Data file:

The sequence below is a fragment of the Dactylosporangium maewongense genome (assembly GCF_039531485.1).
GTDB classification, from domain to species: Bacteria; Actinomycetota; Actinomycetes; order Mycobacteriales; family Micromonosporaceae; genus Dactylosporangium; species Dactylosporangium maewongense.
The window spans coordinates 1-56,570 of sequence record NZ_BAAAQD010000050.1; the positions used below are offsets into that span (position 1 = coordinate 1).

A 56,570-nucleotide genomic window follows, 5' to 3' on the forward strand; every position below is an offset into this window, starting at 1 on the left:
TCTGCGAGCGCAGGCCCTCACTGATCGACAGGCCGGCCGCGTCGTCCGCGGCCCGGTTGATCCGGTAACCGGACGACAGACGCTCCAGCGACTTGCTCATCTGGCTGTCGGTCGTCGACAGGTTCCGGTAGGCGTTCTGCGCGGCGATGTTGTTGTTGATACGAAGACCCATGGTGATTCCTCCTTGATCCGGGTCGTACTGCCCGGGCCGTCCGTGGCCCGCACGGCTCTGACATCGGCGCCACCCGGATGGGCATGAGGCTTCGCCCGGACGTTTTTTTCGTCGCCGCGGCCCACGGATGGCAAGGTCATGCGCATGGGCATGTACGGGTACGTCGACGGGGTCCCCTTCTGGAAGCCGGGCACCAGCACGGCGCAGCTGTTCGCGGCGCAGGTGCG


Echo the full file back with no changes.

The sequence below is a fragment of the Dactylosporangium maewongense genome (assembly GCF_039531485.1).
GTDB classification, from domain to species: Bacteria; Actinomycetota; Actinomycetes; order Mycobacteriales; family Micromonosporaceae; genus Dactylosporangium; species Dactylosporangium maewongense.
The window spans coordinates 1-56,570 of sequence record NZ_BAAAQD010000050.1; the positions used below are offsets into that span (position 1 = coordinate 1).

A 56,570-nucleotide genomic window follows, 5' to 3' on the forward strand; every position below is an offset into this window, starting at 1 on the left:
TCTGCGAGCGCAGGCCCTCACTGATCGACAGGCCGGCCGCGTCGTCCGCGGCCCGGTTGATCCGGTAACCGGACGACAGACGCTCCAGCGACTTGCTCATCTGGCTGTCGGTCGTCGACAGGTTCCGGTAGGCGTTCTGCGCGGCGATGTTGTTGTTGATACGAAGACCCATGGTGATTCCTCCTTGATCCGGGTCGTACTGCCCGGGCCGTCCGTGGCCCGCACGGCTCTGACATCGGCGCCACCCGGATGGGCATGAGGCTTCGCCCGGACGTTTTTTTCGTCGCCGCGGCCCACGGATGGCAAGGTCATGCGCATGGGCATGTACGGGTACGTCGACGGGGTCCCCTTCTGGAAGCCGGGCACCAGCACGGCGCAGCTGTTCGCGGCGCAGGTGCG